They came one, they came all. Over 16,000 potential contestants stormed Nashville with a pocket full of Idol dreams. Each one hoping to stand out from the crowd for a chance at making the line up on one of the most successful talent shows ever.
City blocks were filled with singers and wannabes who began to gather for American Idol’s first audition for Season 10 this past Thursday, July 15. Some relaxed, others slept, arriving early determined not to be denied an opportunity. They waited to get through phase one of the auditions–register and receive that all-important wrist band. This would be their ticket to ride. After they got that wrist band, they were in for Saturday’s audition commencing at 5am.
Meanwhile, the American Idol team was preparing for the aspiring stars behind the scenes. With their staff of 50 who will be taking this show across the country to several cities, they have the system down pat. The group from 19 Entertainment will be checking out Idol hopefuls in New Orleans on July 26, East Rutherford, NJ, on August 3, Austin, Texas, on August 11, and San Francisco, August 19.
It’s a long, arduous process, and anyone who wants a chance has to be prepared to spend a lot of time waiting. Once the Bridgestone Arena doors opened and they got inside, the rest was up to them. Assigned to small groups of four, each contestant had only a few seconds to show them their “goods.” That’s it. With thousands to have to listen to, the Idol production crew then had the task of cutting and selected the very best, a few hundred voices.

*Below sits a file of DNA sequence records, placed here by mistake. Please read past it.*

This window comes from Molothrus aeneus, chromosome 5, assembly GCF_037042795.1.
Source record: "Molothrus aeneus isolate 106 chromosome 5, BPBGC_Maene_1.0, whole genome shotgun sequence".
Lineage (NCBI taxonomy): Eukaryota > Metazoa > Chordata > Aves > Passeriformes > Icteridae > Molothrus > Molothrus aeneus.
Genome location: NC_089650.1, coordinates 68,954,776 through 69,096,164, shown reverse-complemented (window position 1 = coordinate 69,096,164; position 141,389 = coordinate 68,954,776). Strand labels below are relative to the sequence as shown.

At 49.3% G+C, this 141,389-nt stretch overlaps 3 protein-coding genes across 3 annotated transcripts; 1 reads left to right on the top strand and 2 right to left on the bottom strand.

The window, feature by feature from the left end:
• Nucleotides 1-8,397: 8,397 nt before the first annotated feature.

Even contestants who don’t make the cut may find themselves for a brief moment or two on the show come fall when it makes its season comeback. Camera shots of the crowd, poignant and individual stories are usually carved out of these audition dates. Take Brooke Eden, a former Season 7 Idol contestant who had a run all the way to Hollywood before her journey with Idol ended. Eden is back again, attempting to keep her dream alive, giving stardom another try.
Then there are the zany characters who audition with not a chance-in-a million of making it, (and probably shouldn’t even be there). Some have “unique” singing styles, “strange” acts, while others show up making questionable fashion statements that end up as good fodder for the Idol camera and the TV audience.
American Idol staffers have made their choices in Nashville, propelling a few one step closer to the Idol stage in Hollywood. As these singers forge ahead to continue their quest it will be a long road, indeed. For now, the show moves on to the next city and another batch of waiting musical hopefuls who want a chance to vie for the crown to be our next American Idol.